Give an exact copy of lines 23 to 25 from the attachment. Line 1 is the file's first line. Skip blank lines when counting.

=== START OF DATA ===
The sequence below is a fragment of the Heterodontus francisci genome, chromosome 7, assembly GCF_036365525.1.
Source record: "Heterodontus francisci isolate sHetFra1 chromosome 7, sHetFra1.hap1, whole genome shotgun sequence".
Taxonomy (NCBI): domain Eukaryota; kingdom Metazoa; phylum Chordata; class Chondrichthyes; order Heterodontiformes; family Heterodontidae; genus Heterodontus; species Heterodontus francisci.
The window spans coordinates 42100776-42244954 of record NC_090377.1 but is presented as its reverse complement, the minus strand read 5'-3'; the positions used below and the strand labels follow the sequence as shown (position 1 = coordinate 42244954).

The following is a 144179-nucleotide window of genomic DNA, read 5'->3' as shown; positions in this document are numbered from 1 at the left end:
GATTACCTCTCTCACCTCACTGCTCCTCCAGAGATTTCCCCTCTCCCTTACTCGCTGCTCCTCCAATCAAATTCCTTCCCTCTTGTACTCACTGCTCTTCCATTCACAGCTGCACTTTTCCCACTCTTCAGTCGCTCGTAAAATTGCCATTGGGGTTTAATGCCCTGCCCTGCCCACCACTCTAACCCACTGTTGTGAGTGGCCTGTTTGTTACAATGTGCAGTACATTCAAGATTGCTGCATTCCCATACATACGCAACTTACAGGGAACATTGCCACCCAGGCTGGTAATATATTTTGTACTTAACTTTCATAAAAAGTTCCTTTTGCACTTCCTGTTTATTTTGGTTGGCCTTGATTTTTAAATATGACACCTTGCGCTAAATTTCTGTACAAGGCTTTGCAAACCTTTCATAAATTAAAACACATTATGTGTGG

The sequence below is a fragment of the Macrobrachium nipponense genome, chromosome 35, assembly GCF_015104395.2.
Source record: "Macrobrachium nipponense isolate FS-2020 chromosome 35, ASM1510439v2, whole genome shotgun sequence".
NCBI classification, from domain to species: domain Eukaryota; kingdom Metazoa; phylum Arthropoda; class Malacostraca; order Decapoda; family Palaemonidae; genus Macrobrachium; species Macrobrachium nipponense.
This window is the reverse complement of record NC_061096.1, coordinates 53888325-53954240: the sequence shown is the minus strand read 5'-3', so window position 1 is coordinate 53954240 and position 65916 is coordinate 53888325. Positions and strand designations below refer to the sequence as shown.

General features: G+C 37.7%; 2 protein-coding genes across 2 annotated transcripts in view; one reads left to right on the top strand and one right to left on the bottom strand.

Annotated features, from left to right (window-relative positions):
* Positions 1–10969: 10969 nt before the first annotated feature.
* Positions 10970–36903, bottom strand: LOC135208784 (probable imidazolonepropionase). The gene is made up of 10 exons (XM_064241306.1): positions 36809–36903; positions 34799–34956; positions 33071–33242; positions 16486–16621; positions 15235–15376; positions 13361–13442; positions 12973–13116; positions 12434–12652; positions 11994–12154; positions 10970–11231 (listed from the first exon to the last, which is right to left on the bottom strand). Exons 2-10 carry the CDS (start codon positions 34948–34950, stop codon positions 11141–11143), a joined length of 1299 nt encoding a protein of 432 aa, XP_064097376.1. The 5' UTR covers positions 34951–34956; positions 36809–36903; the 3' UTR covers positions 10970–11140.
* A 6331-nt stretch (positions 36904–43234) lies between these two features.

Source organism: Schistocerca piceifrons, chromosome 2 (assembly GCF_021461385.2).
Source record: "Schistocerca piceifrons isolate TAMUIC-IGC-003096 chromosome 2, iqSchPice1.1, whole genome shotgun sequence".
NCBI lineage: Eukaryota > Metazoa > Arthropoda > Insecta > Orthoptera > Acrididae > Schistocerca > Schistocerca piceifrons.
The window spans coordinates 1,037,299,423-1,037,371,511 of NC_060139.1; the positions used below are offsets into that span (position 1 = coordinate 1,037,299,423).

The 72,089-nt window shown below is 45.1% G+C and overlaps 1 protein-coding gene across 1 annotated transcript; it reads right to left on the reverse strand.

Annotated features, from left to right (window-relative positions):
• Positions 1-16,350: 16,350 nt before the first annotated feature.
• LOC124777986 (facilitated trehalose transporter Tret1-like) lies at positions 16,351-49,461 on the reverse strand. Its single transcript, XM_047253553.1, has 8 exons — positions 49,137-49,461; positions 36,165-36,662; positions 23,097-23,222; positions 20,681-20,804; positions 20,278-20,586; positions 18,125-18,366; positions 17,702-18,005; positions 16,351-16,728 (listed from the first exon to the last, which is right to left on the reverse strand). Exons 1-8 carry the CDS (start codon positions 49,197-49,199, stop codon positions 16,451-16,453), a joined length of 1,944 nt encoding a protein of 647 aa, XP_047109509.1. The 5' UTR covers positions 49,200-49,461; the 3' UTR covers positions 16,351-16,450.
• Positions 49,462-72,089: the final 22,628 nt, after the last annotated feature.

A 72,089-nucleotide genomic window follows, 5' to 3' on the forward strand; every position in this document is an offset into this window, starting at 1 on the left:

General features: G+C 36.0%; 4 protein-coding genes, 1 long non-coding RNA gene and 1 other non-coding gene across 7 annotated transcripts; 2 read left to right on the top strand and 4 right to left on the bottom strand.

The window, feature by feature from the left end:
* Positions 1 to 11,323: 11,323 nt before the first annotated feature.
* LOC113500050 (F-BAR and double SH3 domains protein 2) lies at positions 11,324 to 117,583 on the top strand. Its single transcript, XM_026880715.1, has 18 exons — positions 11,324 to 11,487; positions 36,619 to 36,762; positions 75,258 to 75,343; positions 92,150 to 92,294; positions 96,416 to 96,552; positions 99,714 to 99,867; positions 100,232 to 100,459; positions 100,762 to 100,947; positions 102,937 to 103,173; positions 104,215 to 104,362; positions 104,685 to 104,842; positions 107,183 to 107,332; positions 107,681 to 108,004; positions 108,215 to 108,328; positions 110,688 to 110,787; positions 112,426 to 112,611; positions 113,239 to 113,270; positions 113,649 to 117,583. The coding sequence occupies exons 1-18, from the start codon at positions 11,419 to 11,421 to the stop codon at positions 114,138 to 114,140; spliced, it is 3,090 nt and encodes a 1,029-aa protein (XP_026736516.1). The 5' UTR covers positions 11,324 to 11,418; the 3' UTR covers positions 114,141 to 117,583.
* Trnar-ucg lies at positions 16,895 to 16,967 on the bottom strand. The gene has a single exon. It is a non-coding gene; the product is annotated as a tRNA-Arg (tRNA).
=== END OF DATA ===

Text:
• LOC124777986 (facilitated trehalose transporter Tret1-like) lies at positions 16,351-49,461 on the reverse strand. Its single transcript, XM_047253553.1, has 8 exons — positions 49,137-49,461; positions 36,165-36,662; positions 23,097-23,222; positions 20,681-20,804; positions 20,278-20,586; positions 18,125-18,366; positions 17,702-18,005; positions 16,351-16,728 (listed from the first exon to the last, which is right to left on the reverse strand). Exons 1-8 carry the CDS (start codon positions 49,197-49,199, stop codon positions 16,451-16,453), a joined length of 1,944 nt encoding a protein of 647 aa, XP_047109509.1. The 5' UTR covers positions 49,200-49,461; the 3' UTR covers positions 16,351-16,450.
• Positions 49,462-72,089: the final 22,628 nt, after the last annotated feature.

A 72,089-nucleotide genomic window follows, 5' to 3' on the forward strand; every position in this document is an offset into this window, starting at 1 on the left: